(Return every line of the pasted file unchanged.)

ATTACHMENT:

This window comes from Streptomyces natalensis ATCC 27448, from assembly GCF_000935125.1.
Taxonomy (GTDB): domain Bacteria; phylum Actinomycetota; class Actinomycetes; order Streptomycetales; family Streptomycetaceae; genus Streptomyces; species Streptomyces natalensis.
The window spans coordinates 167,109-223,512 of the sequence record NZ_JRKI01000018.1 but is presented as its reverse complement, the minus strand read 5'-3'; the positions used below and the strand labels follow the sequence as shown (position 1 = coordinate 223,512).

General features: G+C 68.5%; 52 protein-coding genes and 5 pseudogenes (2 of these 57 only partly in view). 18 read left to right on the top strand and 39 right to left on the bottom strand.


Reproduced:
This window comes from Streptomyces natalensis ATCC 27448, from assembly GCF_000935125.1.
Taxonomy (GTDB): domain Bacteria; phylum Actinomycetota; class Actinomycetes; order Streptomycetales; family Streptomycetaceae; genus Streptomyces; species Streptomyces natalensis.
The window spans coordinates 167,109-223,512 of the sequence record NZ_JRKI01000018.1 but is presented as its reverse complement, the minus strand read 5'-3'; the positions used below and the strand labels follow the sequence as shown (position 1 = coordinate 223,512).

General features: G+C 68.5%; 52 protein-coding genes and 5 pseudogenes (2 of these 57 only partly in view). 18 read left to right on the top strand and 39 right to left on the bottom strand.